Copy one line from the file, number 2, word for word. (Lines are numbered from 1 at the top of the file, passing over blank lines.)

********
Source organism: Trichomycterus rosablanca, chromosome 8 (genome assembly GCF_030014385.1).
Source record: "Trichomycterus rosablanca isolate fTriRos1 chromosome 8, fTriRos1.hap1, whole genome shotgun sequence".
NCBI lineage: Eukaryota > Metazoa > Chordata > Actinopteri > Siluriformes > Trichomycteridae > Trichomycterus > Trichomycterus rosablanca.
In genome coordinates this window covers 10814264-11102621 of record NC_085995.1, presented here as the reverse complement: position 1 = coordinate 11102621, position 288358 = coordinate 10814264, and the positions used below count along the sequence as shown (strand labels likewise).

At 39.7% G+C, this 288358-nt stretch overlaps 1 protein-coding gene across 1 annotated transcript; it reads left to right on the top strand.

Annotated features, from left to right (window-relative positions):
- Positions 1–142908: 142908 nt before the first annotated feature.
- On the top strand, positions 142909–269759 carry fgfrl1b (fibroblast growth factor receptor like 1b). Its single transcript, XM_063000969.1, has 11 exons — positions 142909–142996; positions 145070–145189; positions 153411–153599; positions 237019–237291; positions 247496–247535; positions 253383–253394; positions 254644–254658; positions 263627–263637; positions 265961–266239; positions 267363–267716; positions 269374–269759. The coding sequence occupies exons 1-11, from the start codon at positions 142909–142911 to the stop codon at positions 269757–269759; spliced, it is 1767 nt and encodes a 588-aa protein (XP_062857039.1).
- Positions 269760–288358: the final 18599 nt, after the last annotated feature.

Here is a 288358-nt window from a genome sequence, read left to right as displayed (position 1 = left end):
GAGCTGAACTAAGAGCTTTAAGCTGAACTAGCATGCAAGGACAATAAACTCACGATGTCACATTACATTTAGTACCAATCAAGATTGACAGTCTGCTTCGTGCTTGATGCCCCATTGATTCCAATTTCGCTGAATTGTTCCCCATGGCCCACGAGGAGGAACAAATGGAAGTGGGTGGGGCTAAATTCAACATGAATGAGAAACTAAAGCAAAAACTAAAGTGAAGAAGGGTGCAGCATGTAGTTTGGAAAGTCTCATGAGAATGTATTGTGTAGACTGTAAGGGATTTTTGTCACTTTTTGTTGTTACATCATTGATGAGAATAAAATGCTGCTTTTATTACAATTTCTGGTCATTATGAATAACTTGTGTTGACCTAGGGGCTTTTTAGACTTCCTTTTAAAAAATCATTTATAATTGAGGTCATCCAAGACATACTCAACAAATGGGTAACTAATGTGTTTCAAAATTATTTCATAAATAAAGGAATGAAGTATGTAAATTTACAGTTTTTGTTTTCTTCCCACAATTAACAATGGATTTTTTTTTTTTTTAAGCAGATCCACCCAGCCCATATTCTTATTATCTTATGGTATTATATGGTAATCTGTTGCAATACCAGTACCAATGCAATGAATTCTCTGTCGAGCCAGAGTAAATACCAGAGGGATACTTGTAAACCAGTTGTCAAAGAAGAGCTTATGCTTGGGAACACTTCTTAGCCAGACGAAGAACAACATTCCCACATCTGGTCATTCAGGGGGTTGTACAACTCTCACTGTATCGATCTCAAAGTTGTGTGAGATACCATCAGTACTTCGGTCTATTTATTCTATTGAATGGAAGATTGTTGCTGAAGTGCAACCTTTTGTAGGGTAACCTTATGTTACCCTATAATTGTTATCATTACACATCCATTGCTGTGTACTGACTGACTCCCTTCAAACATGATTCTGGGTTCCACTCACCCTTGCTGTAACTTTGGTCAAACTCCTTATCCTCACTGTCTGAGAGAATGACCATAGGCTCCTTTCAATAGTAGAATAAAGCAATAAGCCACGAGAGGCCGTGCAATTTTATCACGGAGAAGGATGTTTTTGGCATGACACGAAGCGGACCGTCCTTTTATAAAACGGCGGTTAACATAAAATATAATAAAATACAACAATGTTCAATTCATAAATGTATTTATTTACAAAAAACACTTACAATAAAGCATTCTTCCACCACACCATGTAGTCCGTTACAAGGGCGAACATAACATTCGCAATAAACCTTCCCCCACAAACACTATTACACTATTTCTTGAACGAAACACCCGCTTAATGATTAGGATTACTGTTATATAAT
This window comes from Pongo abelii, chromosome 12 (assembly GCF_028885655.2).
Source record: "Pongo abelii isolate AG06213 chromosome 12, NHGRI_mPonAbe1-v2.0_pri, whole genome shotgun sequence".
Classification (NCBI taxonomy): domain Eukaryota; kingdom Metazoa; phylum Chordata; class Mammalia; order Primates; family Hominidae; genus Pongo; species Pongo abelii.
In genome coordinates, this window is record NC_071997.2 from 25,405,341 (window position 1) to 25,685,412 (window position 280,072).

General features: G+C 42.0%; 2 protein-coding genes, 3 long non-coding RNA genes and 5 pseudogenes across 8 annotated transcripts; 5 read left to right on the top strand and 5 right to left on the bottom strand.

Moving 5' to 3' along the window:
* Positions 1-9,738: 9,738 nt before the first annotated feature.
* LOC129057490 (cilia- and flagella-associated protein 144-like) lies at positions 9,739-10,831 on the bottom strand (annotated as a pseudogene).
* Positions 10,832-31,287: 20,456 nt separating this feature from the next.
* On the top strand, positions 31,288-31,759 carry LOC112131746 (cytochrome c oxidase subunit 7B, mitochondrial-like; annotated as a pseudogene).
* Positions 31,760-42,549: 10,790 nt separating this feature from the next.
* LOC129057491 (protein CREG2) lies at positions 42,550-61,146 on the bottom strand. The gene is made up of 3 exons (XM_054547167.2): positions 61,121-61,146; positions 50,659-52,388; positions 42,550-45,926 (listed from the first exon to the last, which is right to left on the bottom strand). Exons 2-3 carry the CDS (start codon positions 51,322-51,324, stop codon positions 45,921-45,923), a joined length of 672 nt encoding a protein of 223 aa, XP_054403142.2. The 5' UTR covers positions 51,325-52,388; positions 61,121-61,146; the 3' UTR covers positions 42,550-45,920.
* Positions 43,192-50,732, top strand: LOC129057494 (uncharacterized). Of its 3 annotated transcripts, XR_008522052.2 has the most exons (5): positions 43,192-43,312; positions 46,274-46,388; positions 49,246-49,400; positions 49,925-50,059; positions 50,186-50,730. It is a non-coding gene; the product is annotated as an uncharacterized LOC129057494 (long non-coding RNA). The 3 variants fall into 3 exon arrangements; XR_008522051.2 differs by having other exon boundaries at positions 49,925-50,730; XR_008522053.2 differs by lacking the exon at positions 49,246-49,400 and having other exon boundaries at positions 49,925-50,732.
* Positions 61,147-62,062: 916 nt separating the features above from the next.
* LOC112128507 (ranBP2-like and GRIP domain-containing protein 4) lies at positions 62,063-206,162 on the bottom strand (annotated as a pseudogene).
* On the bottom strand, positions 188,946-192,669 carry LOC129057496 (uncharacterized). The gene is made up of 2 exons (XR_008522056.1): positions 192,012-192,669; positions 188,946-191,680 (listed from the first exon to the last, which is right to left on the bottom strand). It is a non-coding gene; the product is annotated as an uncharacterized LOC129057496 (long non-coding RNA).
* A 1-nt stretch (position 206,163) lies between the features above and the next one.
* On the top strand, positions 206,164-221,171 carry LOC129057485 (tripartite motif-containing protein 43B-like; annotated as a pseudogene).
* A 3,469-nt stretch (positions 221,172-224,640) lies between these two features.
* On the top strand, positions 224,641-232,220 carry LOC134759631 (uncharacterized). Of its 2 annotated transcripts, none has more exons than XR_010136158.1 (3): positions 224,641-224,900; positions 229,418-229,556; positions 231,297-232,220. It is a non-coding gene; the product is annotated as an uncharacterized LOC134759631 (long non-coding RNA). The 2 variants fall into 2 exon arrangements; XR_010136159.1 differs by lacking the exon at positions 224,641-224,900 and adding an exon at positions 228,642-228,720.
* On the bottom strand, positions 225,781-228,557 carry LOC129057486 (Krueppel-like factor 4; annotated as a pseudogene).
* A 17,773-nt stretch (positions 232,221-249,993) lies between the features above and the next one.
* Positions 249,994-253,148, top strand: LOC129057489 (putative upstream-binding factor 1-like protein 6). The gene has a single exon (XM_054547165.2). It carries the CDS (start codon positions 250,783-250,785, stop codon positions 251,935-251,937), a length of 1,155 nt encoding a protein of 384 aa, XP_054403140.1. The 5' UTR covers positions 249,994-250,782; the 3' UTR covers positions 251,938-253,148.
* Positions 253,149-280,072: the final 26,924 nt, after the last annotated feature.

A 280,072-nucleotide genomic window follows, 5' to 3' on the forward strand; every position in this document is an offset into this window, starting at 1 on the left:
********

Source record: "Trichomycterus rosablanca isolate fTriRos1 chromosome 8, fTriRos1.hap1, whole genome shotgun sequence".